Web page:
That there really is a Laffer Curve is obvious: tax rates of 0 and 100% raise no revenue, revenue is raised at points in between. The precise shape of the curve is of course a matter for more debate. But as the Spectator has just pointed out [3], and as should be general knowledge but sadly isn't, the people who face the highest tax rates in this country are the working poor. Which is, of course, entirely ludicrous.

So the same low-paid job will be worth far, far more to a Romanian than a Brit on benefits. That explains why so many foreign workers are happier, keener, more likely to apply – they actually get to keep all of the extra money they earn, while Brits have to sacrifice up to 84 per cent of it. Again, who’d be all zip-a-dee-doo-dah turning up at work when you keep just 16p in every pound you earn? Certainly not me. So there is nothing lazy about Brits. The problem lies not with our people, but an still-unreformed welfare system. Iain Duncan Smith’s revolutionary Universal Credit would lower the top rate of effective tax to 65 per cent – still too high, but a vast improvement. When it’s up an running, the Chancellor should say in every budget what this top rate would be, and aim to lower it to 40 per cent. The top rates of tax in this country are not paid by millionaires. They’re paid by the millions who are caught in a welfare trap. That’s why the Romanians spot such an opportunity here. And that’s why IDS’s Universal Credit cannot come fast enough.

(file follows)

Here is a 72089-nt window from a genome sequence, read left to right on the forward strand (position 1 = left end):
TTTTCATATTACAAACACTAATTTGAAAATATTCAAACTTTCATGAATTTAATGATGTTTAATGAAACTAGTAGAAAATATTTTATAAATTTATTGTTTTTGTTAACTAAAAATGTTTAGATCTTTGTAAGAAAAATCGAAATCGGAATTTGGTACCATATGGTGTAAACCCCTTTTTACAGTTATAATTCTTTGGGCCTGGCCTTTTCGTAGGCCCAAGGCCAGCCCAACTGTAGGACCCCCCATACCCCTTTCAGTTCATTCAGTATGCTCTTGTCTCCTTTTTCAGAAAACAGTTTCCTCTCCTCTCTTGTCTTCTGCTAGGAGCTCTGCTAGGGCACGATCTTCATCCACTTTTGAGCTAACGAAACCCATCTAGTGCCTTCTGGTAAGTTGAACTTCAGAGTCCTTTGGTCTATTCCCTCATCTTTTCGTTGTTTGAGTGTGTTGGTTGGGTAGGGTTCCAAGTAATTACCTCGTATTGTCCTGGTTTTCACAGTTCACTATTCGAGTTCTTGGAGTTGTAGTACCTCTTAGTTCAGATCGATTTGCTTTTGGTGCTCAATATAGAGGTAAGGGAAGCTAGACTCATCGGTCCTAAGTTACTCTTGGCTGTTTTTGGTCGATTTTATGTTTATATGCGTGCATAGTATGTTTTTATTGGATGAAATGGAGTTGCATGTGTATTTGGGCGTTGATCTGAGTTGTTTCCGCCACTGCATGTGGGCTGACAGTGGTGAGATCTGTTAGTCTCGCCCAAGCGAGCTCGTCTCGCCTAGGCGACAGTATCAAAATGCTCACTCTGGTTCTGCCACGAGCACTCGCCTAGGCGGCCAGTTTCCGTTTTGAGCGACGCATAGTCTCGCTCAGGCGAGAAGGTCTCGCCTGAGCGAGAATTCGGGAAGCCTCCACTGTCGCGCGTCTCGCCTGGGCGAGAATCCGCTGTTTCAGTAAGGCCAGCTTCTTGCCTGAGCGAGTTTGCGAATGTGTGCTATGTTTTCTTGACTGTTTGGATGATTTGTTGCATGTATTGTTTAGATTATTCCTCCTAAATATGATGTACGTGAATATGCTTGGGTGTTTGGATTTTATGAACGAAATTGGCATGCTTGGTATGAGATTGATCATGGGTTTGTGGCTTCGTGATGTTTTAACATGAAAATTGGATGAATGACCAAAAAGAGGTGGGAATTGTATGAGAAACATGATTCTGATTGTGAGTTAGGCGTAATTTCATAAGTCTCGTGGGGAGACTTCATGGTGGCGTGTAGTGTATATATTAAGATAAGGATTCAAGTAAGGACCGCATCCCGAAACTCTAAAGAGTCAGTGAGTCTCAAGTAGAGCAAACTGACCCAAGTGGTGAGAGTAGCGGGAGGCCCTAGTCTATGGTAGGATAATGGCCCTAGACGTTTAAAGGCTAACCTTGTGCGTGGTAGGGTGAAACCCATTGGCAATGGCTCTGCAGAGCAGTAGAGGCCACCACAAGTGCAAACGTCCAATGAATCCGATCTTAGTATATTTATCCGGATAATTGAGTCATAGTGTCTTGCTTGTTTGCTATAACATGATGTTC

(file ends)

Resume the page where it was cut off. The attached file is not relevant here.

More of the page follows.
Universal benefit will be better, yes, but not sufficient to take us down to more sensible levels of the discouragement of work.

The first part is that we've got to, as we here at the ASI have been saying for years now, take those working poor entirely out of the income and NI tax systems. I prefer a tax allowance (which would include both types of NI) pegged to the minimum wage. Madsen has proposed a higher, £15,000 a year allowance. My proposal is based on the political resonance of tying those two numbers together of course, not on the economics.

That is, as far as I can see, the only thing that will get that combined tax and benefit rate down to something more reasonable, like that 40%. And if we want to drive it down again we'd have to become very radical indeed, move to a citizens' basic income. Here's £7,000 a year or so for each and every adult, untaxed, and that's it. That's the welfare state in its entirety. That would drive that tax and benefit rate down to zero and I think people would be very surprised indeed at the sort of change in behaviour that sort of supply side change would create. Rather than an increase in leisure I would expect a huge increase in hours worked actually.

But the real point is that if we do want to free the working poor from tax rates that we consider entirely unacceptable for the richer among us then those are the sorts of changes we're going to have to start making.